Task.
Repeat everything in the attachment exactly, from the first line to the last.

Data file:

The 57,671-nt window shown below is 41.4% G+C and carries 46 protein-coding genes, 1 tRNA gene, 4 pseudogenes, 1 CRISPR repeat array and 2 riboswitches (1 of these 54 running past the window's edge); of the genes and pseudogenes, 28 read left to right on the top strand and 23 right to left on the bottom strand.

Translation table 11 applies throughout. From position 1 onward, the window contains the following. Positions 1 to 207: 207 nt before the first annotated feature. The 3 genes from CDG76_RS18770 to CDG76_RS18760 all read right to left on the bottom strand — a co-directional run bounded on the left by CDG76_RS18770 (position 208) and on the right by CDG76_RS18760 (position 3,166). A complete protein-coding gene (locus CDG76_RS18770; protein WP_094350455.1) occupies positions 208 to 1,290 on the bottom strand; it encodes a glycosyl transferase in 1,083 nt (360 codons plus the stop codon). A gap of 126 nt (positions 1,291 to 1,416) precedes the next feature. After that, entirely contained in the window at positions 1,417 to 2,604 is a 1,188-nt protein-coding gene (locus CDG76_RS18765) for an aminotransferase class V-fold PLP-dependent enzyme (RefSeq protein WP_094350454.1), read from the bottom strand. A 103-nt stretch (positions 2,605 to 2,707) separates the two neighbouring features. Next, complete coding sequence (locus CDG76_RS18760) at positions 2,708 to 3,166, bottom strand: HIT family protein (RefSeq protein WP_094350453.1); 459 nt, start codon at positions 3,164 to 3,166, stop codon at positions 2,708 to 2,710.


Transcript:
The 57,671-nt window shown below is 41.4% G+C and carries 46 protein-coding genes, 1 tRNA gene, 4 pseudogenes, 1 CRISPR repeat array and 2 riboswitches (1 of these 54 running past the window's edge); of the genes and pseudogenes, 28 read left to right on the top strand and 23 right to left on the bottom strand.

Translation table 11 applies throughout. From position 1 onward, the window contains the following. Positions 1 to 207: 207 nt before the first annotated feature. The 3 genes from CDG76_RS18770 to CDG76_RS18760 all read right to left on the bottom strand — a co-directional run bounded on the left by CDG76_RS18770 (position 208) and on the right by CDG76_RS18760 (position 3,166). A complete protein-coding gene (locus CDG76_RS18770; protein WP_094350455.1) occupies positions 208 to 1,290 on the bottom strand; it encodes a glycosyl transferase in 1,083 nt (360 codons plus the stop codon). A gap of 126 nt (positions 1,291 to 1,416) precedes the next feature. After that, entirely contained in the window at positions 1,417 to 2,604 is a 1,188-nt protein-coding gene (locus CDG76_RS18765) for an aminotransferase class V-fold PLP-dependent enzyme (RefSeq protein WP_094350454.1), read from the bottom strand. A 103-nt stretch (positions 2,605 to 2,707) separates the two neighbouring features. Next, complete coding sequence (locus CDG76_RS18760) at positions 2,708 to 3,166, bottom strand: HIT family protein (RefSeq protein WP_094350453.1); 459 nt, start codon at positions 3,164 to 3,166, stop codon at positions 2,708 to 2,710.